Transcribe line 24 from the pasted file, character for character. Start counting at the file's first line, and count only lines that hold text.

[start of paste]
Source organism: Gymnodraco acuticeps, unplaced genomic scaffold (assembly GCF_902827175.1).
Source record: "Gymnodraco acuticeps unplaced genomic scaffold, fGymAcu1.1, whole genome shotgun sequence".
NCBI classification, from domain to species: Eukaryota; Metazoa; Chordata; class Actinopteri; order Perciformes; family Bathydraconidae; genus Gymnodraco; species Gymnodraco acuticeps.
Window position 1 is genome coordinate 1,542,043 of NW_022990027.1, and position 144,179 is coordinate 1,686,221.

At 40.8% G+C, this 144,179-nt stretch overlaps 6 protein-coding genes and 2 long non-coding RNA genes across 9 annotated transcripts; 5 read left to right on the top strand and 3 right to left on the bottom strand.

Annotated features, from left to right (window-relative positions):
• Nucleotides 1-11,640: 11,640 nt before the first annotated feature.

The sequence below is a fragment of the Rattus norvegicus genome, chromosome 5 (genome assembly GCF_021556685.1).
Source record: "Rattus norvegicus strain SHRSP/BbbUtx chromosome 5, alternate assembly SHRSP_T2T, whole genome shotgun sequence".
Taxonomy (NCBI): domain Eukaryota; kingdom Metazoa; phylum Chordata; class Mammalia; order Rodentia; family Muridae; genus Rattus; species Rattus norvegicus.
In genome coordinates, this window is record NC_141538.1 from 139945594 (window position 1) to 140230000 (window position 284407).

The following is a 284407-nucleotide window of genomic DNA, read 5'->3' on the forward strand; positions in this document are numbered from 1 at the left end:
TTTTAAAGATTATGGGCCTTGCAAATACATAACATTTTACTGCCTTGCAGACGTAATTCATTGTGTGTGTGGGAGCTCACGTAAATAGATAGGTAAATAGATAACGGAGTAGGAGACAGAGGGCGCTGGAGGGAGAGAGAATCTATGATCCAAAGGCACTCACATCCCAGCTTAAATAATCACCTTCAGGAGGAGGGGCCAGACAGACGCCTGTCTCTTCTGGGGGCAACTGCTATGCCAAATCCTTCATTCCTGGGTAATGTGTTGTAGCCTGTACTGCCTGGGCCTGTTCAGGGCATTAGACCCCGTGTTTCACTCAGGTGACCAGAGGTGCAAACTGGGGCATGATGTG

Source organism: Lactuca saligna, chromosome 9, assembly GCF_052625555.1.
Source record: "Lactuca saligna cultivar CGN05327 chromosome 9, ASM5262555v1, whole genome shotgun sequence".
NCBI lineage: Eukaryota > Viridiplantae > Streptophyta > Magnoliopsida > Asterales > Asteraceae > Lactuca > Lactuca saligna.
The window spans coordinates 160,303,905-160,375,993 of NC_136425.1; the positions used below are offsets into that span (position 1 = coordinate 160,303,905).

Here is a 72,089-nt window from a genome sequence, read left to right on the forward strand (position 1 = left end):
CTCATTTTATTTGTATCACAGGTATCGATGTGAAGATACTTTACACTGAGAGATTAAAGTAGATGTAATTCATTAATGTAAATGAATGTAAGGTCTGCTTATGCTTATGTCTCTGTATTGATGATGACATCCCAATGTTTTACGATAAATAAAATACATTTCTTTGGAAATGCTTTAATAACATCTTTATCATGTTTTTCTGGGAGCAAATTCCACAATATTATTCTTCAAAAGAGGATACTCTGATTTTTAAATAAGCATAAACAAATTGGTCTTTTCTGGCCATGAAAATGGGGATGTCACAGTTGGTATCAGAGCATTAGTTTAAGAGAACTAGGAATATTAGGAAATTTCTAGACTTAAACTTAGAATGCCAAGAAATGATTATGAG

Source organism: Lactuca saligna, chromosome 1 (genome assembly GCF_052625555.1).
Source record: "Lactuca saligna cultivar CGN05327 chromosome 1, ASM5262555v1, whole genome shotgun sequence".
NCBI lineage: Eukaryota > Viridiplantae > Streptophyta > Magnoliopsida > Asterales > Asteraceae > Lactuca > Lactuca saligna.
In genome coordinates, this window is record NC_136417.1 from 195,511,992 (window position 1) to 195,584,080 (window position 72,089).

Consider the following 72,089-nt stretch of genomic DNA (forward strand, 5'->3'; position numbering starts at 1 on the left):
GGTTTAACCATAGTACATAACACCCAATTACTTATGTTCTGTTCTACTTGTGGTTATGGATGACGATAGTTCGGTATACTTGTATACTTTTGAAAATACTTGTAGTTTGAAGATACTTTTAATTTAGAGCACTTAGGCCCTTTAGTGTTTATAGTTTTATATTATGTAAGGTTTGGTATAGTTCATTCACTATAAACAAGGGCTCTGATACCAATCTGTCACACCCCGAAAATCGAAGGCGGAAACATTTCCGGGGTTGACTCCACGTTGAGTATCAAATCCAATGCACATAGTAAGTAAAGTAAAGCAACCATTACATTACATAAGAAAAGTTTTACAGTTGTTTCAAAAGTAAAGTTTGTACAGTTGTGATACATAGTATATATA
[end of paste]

Consider the following 72,089-nt stretch of genomic DNA (forward strand, 5'->3'; position numbering starts at 1 on the left):